If you’re interested, start by monitoring 147.3 when there is a hazardous weather warning.  Many of us have weather radios and when our area announces a severe weather event the Skywarn net is usually activated.  Give it a listen.  While the net would like to get inputs from those who are registered / trained spotters, you can check in and get an idea of how it works and decide if you would like to participate.

73 Rick


What’s in your GO KIT?  It’s spring time and this is the time when there are a lot of public service events.  Some of us only have a handheld or one radio and many of us don’t run out and DO ARES or public service events, but it’s always a good idea to have your gear where you can get it if you have to jump out to support an event or if we have an event that requires our help.

As ARES EC, I try to participate not only in Alexandria events, drills and public service events, but if time permits, I try to volunteer for a few other events during the year because they are fun way to practice the radio art.

My CORE go kit is a plastic tool box with my handheld radios,  extra antennas, antenna adapters, spare battery packs,  speaker microphones and 12 volt adapters.  In addition I have computer interface cables for packet and APRS operations.

These Go Kits are fine for a short duration event or hamfest, but if the event is an all day event,  I have an excel spreadsheet that lists all of my extra items. Events like the Marine Corps Marathon or the Bull Run Run will require mobile radios.  With the use of mobile radios,  I now need to consider coax, antennas,  antenna mounts/masts, but wait there’s MORE!  How about what you need to be comfortable?  I have a list of items like chair(s), a folding table,  a tarp or tent.  If your out all day away from food and water, it is also a good idea to bring that type of stuff with you.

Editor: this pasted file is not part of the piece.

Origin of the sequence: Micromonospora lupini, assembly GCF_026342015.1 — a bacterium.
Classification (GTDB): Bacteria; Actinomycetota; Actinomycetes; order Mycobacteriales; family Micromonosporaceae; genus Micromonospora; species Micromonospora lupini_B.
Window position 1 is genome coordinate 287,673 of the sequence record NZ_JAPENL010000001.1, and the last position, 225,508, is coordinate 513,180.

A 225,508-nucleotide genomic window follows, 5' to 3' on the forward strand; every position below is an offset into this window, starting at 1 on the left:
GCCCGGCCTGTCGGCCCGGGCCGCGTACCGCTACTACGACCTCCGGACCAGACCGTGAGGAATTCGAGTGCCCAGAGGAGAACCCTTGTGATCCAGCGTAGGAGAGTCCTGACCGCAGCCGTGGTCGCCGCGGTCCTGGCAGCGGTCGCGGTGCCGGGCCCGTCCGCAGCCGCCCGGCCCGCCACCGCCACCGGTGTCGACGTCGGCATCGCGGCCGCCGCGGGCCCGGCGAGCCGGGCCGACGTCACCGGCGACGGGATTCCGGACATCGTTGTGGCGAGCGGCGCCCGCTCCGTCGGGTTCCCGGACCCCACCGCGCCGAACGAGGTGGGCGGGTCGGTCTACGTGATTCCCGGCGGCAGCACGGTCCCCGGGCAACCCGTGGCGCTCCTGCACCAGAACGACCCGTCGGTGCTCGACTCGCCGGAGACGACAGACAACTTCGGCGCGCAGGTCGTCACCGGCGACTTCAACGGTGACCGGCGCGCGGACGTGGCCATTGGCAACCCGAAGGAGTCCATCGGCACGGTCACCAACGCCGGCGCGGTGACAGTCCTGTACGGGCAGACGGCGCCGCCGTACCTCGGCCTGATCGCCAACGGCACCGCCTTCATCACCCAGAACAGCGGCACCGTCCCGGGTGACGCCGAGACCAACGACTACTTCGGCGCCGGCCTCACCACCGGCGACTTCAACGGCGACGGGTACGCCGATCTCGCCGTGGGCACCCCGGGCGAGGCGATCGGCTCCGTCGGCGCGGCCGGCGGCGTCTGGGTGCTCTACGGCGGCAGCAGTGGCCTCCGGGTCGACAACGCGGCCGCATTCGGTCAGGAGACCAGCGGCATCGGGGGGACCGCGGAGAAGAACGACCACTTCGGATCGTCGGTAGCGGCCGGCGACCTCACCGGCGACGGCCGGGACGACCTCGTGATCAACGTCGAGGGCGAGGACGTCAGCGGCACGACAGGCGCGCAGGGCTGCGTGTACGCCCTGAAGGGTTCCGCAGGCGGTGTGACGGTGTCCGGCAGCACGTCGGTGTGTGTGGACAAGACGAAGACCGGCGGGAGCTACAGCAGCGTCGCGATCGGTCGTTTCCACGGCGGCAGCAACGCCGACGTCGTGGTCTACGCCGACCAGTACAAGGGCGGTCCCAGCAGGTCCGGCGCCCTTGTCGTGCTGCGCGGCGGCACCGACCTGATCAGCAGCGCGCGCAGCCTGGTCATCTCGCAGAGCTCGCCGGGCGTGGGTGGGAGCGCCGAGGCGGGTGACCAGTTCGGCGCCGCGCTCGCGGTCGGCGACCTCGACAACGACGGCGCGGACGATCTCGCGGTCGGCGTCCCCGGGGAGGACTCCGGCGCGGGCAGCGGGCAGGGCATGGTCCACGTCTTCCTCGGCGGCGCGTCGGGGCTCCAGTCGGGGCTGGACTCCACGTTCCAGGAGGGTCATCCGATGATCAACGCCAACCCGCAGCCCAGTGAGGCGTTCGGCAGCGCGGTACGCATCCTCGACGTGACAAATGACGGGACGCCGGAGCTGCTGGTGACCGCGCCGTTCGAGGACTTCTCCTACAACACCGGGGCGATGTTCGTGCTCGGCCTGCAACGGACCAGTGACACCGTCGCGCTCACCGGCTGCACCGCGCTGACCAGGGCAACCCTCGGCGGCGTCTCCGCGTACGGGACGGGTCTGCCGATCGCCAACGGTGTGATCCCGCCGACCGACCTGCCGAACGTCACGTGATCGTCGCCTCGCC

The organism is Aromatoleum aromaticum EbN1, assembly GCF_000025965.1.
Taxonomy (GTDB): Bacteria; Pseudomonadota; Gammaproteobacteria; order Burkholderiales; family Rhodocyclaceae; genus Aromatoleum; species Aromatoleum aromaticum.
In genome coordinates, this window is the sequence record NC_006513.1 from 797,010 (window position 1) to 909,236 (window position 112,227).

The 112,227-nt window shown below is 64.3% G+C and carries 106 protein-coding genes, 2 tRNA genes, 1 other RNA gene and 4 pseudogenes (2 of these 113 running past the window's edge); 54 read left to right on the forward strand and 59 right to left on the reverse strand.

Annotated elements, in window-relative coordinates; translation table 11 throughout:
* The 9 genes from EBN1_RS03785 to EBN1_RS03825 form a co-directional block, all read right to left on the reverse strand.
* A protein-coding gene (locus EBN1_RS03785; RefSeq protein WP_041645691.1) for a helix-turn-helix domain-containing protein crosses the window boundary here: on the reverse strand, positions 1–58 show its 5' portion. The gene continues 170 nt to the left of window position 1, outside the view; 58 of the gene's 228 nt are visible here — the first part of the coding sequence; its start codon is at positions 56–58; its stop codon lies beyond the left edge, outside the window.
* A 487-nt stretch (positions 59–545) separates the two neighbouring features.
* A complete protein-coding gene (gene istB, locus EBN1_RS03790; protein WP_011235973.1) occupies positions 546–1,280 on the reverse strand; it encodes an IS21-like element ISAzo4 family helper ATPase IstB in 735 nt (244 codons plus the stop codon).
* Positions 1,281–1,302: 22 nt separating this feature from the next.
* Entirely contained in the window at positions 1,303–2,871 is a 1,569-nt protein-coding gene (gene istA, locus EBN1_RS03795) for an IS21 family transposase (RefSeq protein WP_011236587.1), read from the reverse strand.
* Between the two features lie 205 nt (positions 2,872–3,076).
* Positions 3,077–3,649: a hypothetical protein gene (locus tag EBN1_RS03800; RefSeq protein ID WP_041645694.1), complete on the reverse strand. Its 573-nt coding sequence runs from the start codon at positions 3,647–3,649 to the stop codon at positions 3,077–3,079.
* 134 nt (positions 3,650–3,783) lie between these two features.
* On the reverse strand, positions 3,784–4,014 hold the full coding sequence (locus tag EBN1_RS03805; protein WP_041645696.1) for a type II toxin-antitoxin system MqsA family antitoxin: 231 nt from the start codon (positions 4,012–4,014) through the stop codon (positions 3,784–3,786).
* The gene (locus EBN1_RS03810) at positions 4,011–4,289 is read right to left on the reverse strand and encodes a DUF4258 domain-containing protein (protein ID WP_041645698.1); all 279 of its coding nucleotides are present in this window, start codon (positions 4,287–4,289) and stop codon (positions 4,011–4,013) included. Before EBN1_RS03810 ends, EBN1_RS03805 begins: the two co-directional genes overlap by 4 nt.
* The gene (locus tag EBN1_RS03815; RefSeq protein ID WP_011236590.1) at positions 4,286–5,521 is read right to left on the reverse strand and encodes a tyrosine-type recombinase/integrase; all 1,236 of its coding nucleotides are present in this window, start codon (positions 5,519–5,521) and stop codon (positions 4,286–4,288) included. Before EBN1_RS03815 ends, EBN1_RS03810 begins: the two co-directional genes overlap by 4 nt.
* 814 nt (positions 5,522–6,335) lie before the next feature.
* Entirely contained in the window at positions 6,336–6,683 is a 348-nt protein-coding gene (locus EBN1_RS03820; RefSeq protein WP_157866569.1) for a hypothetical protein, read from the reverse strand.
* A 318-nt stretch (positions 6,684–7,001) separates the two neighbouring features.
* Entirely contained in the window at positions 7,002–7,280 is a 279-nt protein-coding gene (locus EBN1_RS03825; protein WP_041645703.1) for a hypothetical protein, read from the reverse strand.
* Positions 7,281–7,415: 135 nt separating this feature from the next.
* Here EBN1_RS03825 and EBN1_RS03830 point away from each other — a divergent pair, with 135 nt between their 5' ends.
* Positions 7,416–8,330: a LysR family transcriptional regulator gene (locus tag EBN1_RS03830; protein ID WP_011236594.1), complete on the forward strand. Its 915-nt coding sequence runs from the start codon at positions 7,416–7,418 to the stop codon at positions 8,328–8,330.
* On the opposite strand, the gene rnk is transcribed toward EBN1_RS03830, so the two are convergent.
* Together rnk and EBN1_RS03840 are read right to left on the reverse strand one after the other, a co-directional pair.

The Bull Run Run requires use of 6 meter FM and may require a form of digital comms.  For this I have a laptop (not a new one, but one that will make a good terminal) with that I need interface cables and maybe a rigblaster or other interface.  Some of us have vehicles that have most of this equipment installed.  Good way to go, but don’t try to run all day on your vehicle battery unless you have jumper cables.  I have a surplus 110Amphour AGM battery and a Honda 2KW generator.  You don’t NEED all this stuff, but if you have it, and decide to use it,  have that check list.

Think: What do I need to perform my task? What do I need to keep me operational for the duration of the event?

With my go kit list, I also include a TO DO LIST.  1 – Go through the list and check off what I’m going to take with me.  2 – Find it and get it packed up a day or so prior to the event.  3 – Are the batteries charged?  Do I have all the needed cables, connectors etc. Will I need a sun shade for the computer? Do I need an A/C inverter for the computer?  Will I have A/C power available? If we are playing D-Star, what do I need?

I watched a program the other night talking about the Prepers?  They repeatedly talked about hoping for the best but expecting the worst.  Think Murphy’s Law when you pick you gear.  Murphy’s Law says: ”An item will fail at the worst possible time with the worst possible consequence’s “ O’Tool’s corollary to Murphy’s Law is: “Murphy was an optimist!”

73 Rick